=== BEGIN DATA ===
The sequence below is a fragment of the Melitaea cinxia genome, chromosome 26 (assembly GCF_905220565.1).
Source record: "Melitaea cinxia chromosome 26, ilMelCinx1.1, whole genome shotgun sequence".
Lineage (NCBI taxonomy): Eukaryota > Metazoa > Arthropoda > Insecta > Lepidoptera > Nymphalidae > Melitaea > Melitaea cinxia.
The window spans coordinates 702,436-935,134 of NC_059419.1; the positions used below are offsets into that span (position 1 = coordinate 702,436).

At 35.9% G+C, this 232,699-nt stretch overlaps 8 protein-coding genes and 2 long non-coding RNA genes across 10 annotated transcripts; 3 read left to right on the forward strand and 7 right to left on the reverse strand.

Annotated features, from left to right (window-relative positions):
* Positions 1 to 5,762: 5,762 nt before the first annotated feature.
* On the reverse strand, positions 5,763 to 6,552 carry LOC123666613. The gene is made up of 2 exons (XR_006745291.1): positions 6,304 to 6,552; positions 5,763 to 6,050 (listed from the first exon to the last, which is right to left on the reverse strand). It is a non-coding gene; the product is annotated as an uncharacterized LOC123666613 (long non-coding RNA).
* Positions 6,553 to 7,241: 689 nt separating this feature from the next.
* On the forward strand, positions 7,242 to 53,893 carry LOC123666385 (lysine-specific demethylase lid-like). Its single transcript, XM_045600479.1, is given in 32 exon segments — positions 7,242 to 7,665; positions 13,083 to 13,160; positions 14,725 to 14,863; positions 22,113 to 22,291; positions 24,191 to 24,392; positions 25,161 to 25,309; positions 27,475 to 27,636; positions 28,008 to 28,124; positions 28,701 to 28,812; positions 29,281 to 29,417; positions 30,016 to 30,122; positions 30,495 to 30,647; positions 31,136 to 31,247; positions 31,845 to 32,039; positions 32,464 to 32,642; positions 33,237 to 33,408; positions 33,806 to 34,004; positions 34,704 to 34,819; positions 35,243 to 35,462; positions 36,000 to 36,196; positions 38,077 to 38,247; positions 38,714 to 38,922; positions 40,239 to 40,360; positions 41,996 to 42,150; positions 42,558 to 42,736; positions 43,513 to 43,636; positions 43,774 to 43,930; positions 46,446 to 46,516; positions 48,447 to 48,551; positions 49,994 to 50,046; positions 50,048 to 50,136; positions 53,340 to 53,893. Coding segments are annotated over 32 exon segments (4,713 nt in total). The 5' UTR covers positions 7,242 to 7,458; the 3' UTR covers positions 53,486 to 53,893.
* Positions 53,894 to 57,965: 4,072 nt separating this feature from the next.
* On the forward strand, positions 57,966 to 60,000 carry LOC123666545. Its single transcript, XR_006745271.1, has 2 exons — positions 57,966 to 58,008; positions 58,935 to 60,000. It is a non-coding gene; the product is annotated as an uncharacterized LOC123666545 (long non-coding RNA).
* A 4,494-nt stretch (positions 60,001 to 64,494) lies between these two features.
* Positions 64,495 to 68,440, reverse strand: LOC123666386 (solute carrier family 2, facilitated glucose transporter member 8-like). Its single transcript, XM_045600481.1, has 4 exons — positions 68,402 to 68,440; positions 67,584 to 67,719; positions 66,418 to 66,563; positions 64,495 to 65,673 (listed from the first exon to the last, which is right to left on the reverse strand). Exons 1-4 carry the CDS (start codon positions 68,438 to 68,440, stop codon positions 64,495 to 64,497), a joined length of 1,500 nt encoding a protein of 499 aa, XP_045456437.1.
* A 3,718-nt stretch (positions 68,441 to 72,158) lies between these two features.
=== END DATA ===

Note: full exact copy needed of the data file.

The sequence below is a fragment of the Melitaea cinxia genome, chromosome 26 (assembly GCF_905220565.1).
Source record: "Melitaea cinxia chromosome 26, ilMelCinx1.1, whole genome shotgun sequence".
Lineage (NCBI taxonomy): Eukaryota > Metazoa > Arthropoda > Insecta > Lepidoptera > Nymphalidae > Melitaea > Melitaea cinxia.
The window spans coordinates 702,436-935,134 of NC_059419.1; the positions used below are offsets into that span (position 1 = coordinate 702,436).

At 35.9% G+C, this 232,699-nt stretch overlaps 8 protein-coding genes and 2 long non-coding RNA genes across 10 annotated transcripts; 3 read left to right on the forward strand and 7 right to left on the reverse strand.

Annotated features, from left to right (window-relative positions):
* Positions 1 to 5,762: 5,762 nt before the first annotated feature.
* On the reverse strand, positions 5,763 to 6,552 carry LOC123666613. The gene is made up of 2 exons (XR_006745291.1): positions 6,304 to 6,552; positions 5,763 to 6,050 (listed from the first exon to the last, which is right to left on the reverse strand). It is a non-coding gene; the product is annotated as an uncharacterized LOC123666613 (long non-coding RNA).
* Positions 6,553 to 7,241: 689 nt separating this feature from the next.
* On the forward strand, positions 7,242 to 53,893 carry LOC123666385 (lysine-specific demethylase lid-like). Its single transcript, XM_045600479.1, is given in 32 exon segments — positions 7,242 to 7,665; positions 13,083 to 13,160; positions 14,725 to 14,863; positions 22,113 to 22,291; positions 24,191 to 24,392; positions 25,161 to 25,309; positions 27,475 to 27,636; positions 28,008 to 28,124; positions 28,701 to 28,812; positions 29,281 to 29,417; positions 30,016 to 30,122; positions 30,495 to 30,647; positions 31,136 to 31,247; positions 31,845 to 32,039; positions 32,464 to 32,642; positions 33,237 to 33,408; positions 33,806 to 34,004; positions 34,704 to 34,819; positions 35,243 to 35,462; positions 36,000 to 36,196; positions 38,077 to 38,247; positions 38,714 to 38,922; positions 40,239 to 40,360; positions 41,996 to 42,150; positions 42,558 to 42,736; positions 43,513 to 43,636; positions 43,774 to 43,930; positions 46,446 to 46,516; positions 48,447 to 48,551; positions 49,994 to 50,046; positions 50,048 to 50,136; positions 53,340 to 53,893. Coding segments are annotated over 32 exon segments (4,713 nt in total). The 5' UTR covers positions 7,242 to 7,458; the 3' UTR covers positions 53,486 to 53,893.
* Positions 53,894 to 57,965: 4,072 nt separating this feature from the next.
* On the forward strand, positions 57,966 to 60,000 carry LOC123666545. Its single transcript, XR_006745271.1, has 2 exons — positions 57,966 to 58,008; positions 58,935 to 60,000. It is a non-coding gene; the product is annotated as an uncharacterized LOC123666545 (long non-coding RNA).
* A 4,494-nt stretch (positions 60,001 to 64,494) lies between these two features.
* Positions 64,495 to 68,440, reverse strand: LOC123666386 (solute carrier family 2, facilitated glucose transporter member 8-like). Its single transcript, XM_045600481.1, has 4 exons — positions 68,402 to 68,440; positions 67,584 to 67,719; positions 66,418 to 66,563; positions 64,495 to 65,673 (listed from the first exon to the last, which is right to left on the reverse strand). Exons 1-4 carry the CDS (start codon positions 68,438 to 68,440, stop codon positions 64,495 to 64,497), a joined length of 1,500 nt encoding a protein of 499 aa, XP_045456437.1.
* A 3,718-nt stretch (positions 68,441 to 72,158) lies between these two features.